Understanding the Names of Firearms Cartridges

The 30-06 Springfield
Features of a 30-06 Springfield cartridge. The bullet is the black thing with the red polymer tip. Russ Chastain

Firearms are generally categorized by the size of the ammunition cartridges they use, but the naming conventions can be confusing, and not even experienced shooters can always tell you what "30-06," "375 H & H Magnum," "270 Winchester," etc. mean. 

The fact is, there's really not much consistency in the way that ammo is named. Generally speaking, the numbers associated with ammunition refers to the diameter of the metal bullet--a .22 is .22 inches in diameter, a .45 is .45 inches in diameter. But discussion of caliber is sometimes misleading because a cartridge's name doesn't always accurately represent actual bullet diameter. That is why it is more accurate to omit the decimal from cartridge names; the actual numbers simply don't always represent reality. Here are some details for the most popular ammunition types: 

  • The 30-06 stands for the caliber (.30, or more accurately, .308 inch) and the year (1906) that it was adopted as the standard US military rifle cartridge.
  • The 270 Winchester's name is made of the approximate bullet diameter (it's actually .277") and the manufacturer who standardized the round and brought it into commercial use.
  • The 375 H&H Magnum is comprised of bullet diameter (.375"), manufacturer's name (the famed British firm Holland & Holland), and a word that has long been used for marketing ammunition: Magnum, meaning that is is somewhat larger than other ammunition in the same caliber.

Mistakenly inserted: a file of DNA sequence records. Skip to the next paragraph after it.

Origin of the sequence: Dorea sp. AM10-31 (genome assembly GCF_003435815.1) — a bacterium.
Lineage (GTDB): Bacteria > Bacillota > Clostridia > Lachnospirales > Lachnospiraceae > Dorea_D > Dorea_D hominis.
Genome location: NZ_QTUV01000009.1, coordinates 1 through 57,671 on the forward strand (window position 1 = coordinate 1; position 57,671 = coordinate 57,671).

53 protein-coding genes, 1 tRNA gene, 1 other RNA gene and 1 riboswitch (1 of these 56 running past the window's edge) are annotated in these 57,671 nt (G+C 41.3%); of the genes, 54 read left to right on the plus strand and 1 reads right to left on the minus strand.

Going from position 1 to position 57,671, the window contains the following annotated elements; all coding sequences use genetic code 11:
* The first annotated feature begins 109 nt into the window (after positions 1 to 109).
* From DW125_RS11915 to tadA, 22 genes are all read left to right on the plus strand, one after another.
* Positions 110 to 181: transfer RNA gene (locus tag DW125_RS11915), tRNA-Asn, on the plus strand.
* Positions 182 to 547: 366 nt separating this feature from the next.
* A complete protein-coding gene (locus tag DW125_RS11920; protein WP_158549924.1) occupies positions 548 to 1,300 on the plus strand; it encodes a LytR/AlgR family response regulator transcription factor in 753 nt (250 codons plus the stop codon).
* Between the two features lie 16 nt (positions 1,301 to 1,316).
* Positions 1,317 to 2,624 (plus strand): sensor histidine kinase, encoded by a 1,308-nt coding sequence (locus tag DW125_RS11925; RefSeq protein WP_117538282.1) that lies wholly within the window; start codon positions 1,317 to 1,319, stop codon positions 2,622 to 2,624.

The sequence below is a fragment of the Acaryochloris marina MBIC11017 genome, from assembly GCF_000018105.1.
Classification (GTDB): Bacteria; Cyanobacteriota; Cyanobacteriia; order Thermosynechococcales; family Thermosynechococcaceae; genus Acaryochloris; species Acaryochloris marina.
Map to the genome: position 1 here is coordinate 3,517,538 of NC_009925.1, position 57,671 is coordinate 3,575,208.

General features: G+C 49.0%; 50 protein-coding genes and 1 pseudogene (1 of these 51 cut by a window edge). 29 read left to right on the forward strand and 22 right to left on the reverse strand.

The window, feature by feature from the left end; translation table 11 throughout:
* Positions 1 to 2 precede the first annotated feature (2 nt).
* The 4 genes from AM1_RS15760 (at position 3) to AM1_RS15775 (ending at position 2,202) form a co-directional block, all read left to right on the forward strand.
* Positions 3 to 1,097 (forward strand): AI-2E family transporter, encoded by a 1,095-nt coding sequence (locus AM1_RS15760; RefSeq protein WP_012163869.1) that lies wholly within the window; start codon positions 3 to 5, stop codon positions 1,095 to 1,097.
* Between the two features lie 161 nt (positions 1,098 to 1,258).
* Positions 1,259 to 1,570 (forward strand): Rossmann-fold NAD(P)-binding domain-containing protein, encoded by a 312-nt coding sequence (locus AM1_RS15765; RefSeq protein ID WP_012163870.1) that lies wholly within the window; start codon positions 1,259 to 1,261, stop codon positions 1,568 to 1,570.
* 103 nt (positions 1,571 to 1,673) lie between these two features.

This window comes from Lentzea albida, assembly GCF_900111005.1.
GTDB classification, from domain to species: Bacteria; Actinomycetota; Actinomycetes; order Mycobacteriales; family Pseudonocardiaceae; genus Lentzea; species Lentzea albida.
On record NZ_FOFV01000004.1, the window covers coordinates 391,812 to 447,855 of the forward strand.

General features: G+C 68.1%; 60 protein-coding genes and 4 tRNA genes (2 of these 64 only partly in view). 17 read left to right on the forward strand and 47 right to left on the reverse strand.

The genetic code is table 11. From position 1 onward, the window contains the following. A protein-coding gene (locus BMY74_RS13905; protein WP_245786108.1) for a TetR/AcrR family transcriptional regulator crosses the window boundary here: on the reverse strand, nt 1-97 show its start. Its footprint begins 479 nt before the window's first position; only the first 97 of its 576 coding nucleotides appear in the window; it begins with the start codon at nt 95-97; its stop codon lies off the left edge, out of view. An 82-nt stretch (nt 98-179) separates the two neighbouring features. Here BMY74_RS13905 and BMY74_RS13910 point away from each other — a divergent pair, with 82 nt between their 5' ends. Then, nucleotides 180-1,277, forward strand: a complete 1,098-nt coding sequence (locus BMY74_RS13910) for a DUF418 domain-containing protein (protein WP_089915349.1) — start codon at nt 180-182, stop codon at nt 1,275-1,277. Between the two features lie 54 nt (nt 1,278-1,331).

• The 220 Swift combines a round number that's somewhat close to bullet diameter (.224") with the word "swift," which is quite appropriate considering that is it an extremely fast cartridge. Although introduced by Winchester, that company chose not to include the company name in the cartridge's moniker.
  • The 45-70 Government was thus named because it was officially adopted for government use, its bullet diameter (.458"), and its original loading of 70 grains of black powder. At one time, this was a fairly standard way of naming cartridges. . . until smokeless powder was developed.
  • The 30-30 Winchester is a fairly unique creature. The first 30 refers to bullet diameter (.308"), while the second thirty refers to a theoretical 30 grains of black powder. It's theoretical because the 30-30 never was loaded commercially with black powder; Winchester kept up the previous cartridge-naming convention simply because that's what shooters were used to, and the smokeless load was more-or-less equal to 30 grains of black powder.
  • The 45 ACP combines bullet diameter (.452") with initials for its original firearm, which was the Model 1911 Automatic Colt Pistol.

If you think the info above is confusing, try this:

  • A 38 Special bullet is actually .357" diameter.
  • The 44 Remington Magnum shoots a bullet that may vary from .429" to .431" diameter.

A discussion of all these vagaries could go on and on. While generally the names and numbers associated with cartridges refer loosely to bullet diameter or caliber, the names are often inaccurate when it comes to describing the dimensions of the actual cartridge.